I remember, so poignantly, a little child. This little child had known abuse. This little child knew heartache. When the violence crossed the line from family dysfunction to criminality, the courts placed the child in the heretofore empty arms of a loving widow. This woman miraculously drew the pain and the pain’s infection out of the soul of the child. How? She did so with her tender love that gave birth to tangible actions. I know that story because I was that child. My Aunt Eva was that tender loving woman.

Oh, my Beloved, it may be that as you hear these words today, you say to yourself, “but I’ve not been a lovable child. I have not been a good boy. I’ve not been a good girl. God will not call me his little child.” But in this, my dear friend, you are certainly mistaken. For the word of God tells us that the love of God is the centering point of the entire cosmos. His love is not contingent. His love is not conditional. His love is the penultimate love of all loves. And all that you have been longing for is all that he gives you.  He calls you, even now, “Come unto me,” and He calls you His “little child.” And that is an essential element of this new world order, this new kingdom: we have a kinship with God through Jesus Christ, a relationship that is closer and more intimate than anything we could ever imagine.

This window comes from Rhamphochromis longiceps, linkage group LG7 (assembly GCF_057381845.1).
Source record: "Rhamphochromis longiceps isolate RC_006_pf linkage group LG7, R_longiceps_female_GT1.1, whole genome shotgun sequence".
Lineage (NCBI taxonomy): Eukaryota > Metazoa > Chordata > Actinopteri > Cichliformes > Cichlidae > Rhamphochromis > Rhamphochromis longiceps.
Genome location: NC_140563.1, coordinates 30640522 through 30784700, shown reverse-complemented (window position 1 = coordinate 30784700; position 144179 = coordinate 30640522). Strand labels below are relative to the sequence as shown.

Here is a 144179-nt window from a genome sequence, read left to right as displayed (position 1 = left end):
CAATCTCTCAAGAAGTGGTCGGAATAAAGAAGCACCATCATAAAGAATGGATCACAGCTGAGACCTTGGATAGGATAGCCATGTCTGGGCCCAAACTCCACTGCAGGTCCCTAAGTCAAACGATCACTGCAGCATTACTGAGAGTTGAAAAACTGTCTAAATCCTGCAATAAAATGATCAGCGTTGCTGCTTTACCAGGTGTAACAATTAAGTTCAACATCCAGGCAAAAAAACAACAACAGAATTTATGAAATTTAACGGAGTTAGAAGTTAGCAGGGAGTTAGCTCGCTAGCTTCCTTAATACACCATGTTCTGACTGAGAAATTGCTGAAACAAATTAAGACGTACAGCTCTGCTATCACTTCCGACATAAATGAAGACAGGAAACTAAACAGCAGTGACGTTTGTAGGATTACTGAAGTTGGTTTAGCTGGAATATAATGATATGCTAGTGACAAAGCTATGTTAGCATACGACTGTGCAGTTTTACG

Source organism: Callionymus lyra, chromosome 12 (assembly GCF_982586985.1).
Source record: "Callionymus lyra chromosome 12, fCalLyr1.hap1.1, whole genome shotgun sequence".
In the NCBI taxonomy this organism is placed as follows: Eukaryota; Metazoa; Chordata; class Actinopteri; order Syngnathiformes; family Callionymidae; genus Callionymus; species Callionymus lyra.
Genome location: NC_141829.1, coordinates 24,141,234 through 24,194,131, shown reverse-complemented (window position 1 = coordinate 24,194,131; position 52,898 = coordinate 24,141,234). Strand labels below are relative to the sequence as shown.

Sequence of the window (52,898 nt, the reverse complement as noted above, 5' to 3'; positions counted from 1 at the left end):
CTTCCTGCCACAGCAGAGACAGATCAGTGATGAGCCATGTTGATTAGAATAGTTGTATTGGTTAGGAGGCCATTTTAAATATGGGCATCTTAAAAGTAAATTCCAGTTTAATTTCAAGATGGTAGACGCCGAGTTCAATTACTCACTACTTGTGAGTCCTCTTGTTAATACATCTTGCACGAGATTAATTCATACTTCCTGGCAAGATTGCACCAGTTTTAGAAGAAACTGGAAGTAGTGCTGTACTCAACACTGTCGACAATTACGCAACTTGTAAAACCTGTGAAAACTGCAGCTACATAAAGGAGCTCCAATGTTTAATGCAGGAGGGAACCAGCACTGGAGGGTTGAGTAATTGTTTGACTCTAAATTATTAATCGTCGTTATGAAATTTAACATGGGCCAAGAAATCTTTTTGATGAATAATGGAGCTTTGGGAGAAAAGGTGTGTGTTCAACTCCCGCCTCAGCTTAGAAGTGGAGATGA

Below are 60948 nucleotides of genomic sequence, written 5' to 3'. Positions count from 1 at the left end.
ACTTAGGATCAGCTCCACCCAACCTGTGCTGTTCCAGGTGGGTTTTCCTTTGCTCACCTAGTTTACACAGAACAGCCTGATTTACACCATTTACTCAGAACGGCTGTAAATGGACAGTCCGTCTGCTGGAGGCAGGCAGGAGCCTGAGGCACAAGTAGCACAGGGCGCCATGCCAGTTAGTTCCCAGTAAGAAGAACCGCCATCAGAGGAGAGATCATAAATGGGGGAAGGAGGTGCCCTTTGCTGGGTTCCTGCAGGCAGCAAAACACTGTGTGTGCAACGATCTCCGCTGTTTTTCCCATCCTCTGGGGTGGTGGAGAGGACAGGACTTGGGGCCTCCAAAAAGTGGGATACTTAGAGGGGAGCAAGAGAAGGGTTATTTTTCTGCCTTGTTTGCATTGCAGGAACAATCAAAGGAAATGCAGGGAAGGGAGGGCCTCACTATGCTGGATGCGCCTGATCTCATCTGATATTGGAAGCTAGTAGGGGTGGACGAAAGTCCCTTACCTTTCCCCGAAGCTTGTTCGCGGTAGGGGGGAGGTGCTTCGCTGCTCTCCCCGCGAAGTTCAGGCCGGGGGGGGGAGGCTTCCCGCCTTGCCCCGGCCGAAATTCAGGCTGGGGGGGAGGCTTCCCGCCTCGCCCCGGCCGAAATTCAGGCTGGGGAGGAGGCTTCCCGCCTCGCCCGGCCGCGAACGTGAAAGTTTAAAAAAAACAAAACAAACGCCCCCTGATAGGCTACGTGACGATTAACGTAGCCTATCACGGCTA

The resurrected and raining Christ has inaugurated a new kind of culture: the kingdom of love’s response (verses 4-7).

In verses four through seven, the apostle John makes necessary turn his message: the application of this log and this relationship. This application is where we see the connection between the creed and the code. This literary milestone in his writing is where we look at the symmetry necessarily demonstrated when there is an exact center that is controlling the edges. John’s line of thought is this: it is the love of God that brings about the relationship that stirs us to holy living. Christian conduct and Christian ethics appear by the love flowing from the very heart of God. These are not rules. This is the rule of love, the rule of life when our lives reside in his life.